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AGRARIA FRONTERA SAN IGNACIO

Co-operative

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THE COOPERATIVE

AGRARIA FRONTERA SAN IGNACIO

The cooperative was founded in 1969 and has 330 partners in 14 communities, where women growers are supported by several initiatives. Unusually, Peru has their own wet mill facility in San Ignacio, which provided the space and facilities for the experiment to be carried out.

Handpicking is done selectively, and floaters are skimmed from a basket of water. The cherries are then depulped without water before going through an 18-hour anaerobic fermenting stage. After that, the coffee is transferred to solar tunnels and dried on raised beds for 24 days. Each prospective contributor is then given a cup of coffee before the batch is blended for uniformity and bagged.

Sixteen committees form the cooperative Agraria Frontera San Ignacio or COOPAFSI. They are small coffee producers, and the organization provides coffee collection and marketing services; it also provides social and microfinance services to its partners. Often farmers can grow great coffee, but getting the word out to importers and roasters is not an easy skill, and a cooperative with an ability to do that proves it’s worth very quickly. The cooperative, which was founded in 1968, has a presence in the districts of La Coipa, Huarango, and Tabaconas, as well as San Ignacio, with the goal of “developing a competitive, sustainable agriculture with a sense of belonging and entrepreneurial capacity of its managers and workers, with national and international recognition for its trajectory and sustainable quality.”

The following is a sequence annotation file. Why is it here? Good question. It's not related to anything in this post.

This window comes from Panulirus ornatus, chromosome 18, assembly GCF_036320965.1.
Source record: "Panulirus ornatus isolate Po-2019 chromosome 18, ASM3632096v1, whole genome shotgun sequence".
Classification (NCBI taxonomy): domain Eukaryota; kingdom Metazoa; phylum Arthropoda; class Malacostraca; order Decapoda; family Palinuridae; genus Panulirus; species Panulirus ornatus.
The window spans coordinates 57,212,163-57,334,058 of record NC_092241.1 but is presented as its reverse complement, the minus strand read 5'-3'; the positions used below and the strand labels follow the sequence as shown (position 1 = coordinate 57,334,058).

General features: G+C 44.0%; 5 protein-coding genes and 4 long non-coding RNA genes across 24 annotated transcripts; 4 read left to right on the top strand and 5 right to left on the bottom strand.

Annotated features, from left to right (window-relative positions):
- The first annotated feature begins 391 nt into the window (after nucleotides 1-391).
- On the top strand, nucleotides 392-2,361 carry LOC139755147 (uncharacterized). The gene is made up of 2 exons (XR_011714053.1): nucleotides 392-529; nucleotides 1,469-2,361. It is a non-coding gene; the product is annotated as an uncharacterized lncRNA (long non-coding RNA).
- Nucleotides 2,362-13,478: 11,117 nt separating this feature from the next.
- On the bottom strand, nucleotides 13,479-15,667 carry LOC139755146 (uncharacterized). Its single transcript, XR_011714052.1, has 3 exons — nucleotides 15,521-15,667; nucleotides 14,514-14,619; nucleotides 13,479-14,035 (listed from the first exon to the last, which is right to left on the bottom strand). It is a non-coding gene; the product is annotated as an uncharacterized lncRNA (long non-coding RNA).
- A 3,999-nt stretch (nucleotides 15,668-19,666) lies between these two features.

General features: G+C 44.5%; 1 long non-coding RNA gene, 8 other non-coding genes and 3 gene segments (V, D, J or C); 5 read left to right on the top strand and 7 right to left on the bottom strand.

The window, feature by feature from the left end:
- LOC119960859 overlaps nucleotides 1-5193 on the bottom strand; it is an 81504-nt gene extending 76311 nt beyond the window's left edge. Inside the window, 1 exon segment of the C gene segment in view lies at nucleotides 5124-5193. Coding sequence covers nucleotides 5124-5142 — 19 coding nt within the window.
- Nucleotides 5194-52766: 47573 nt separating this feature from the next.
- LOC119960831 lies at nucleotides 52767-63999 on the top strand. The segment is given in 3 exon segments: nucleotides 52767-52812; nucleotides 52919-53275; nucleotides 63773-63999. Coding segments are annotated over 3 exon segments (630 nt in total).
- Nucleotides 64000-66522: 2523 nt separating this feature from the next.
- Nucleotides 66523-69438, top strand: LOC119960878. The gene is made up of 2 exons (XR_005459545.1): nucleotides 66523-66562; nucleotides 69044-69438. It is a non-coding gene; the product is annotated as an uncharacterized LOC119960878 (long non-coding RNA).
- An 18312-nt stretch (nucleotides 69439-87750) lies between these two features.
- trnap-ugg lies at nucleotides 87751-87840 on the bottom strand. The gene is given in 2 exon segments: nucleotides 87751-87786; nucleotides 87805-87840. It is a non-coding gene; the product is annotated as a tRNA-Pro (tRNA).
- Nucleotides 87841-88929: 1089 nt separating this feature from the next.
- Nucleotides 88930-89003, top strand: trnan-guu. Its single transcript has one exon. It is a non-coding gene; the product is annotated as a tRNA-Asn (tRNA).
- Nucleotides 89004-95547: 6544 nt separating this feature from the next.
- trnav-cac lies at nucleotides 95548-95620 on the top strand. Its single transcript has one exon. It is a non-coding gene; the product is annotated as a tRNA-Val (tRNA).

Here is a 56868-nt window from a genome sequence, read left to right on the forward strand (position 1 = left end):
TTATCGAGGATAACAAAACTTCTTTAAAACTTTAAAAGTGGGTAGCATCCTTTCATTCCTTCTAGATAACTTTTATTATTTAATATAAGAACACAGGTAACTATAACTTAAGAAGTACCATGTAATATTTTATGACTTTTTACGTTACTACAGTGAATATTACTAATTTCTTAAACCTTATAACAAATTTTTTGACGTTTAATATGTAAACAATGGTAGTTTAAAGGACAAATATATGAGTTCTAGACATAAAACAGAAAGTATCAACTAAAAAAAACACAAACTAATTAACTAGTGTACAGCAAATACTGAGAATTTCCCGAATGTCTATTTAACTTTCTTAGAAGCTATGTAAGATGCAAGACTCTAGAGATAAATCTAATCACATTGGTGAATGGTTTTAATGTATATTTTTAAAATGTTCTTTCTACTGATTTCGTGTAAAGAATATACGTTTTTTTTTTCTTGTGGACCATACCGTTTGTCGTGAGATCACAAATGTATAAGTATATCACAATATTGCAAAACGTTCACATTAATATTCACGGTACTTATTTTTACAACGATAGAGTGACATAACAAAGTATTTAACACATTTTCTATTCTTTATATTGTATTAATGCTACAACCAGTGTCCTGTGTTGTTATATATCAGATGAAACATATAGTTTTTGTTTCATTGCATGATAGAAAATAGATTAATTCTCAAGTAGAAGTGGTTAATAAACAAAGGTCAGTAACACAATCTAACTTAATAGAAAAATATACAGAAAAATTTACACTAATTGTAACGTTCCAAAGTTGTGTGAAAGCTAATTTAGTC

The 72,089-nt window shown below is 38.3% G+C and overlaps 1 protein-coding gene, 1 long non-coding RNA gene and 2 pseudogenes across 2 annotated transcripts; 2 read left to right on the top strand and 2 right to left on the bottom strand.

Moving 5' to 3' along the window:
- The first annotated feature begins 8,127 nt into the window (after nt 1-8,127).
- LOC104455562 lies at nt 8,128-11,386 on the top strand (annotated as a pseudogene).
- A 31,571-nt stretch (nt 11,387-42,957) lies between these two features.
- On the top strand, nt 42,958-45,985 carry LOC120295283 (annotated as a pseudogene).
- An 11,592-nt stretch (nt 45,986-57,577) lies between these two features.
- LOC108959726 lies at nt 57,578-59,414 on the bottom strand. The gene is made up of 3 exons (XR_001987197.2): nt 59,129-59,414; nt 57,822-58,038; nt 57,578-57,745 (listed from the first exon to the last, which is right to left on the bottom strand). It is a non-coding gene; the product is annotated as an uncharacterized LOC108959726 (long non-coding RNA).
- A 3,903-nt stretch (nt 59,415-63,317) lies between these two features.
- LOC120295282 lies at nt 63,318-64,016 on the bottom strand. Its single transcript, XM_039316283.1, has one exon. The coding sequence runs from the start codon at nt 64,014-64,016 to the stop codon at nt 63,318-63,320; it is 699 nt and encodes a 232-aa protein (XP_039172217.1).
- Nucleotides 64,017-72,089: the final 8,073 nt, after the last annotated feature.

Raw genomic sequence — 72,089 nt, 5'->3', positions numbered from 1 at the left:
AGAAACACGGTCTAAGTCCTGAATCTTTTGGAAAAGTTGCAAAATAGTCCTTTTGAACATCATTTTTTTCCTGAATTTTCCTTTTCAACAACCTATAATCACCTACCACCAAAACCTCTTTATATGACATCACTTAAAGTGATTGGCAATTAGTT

Members can access various funding from the cooperative, which serves a wide range of requirements ranging from technical agriculture training to community development, health funds, and a microcredit institution.

Working in the buffer zones of a protected natural area necessitates adopting organic methods. Certification is crucial since these standards promote and establish a culture of preservation for animals and species at risk of extinction. The initiatives here are quality-driven, and they provide a wonderful incentive for farmers to live up to the objective of growing quality.

LA OSA COFFEE

La Osa coffee is named after the same spectacled bear which frequents the area called El Chaupe. It helps pollinate plants by carrying the pollen in its thick hair and opening spaces in the tree canopy, allowing light for germination and the growth of species in the lower forest.

Coffee is processed at the farm level, supplied as parchment to a cooperative warehouse in San Ignacio Town, and then transferred to the dry mill facilities in Chiclayo city. The dry-processing facility processes its own coffee and coffee from many other small-scale farmer groups (approx. 27 co-ops). The export section is situated here, as is another quality control laboratory with well-trained personnel that is also certified

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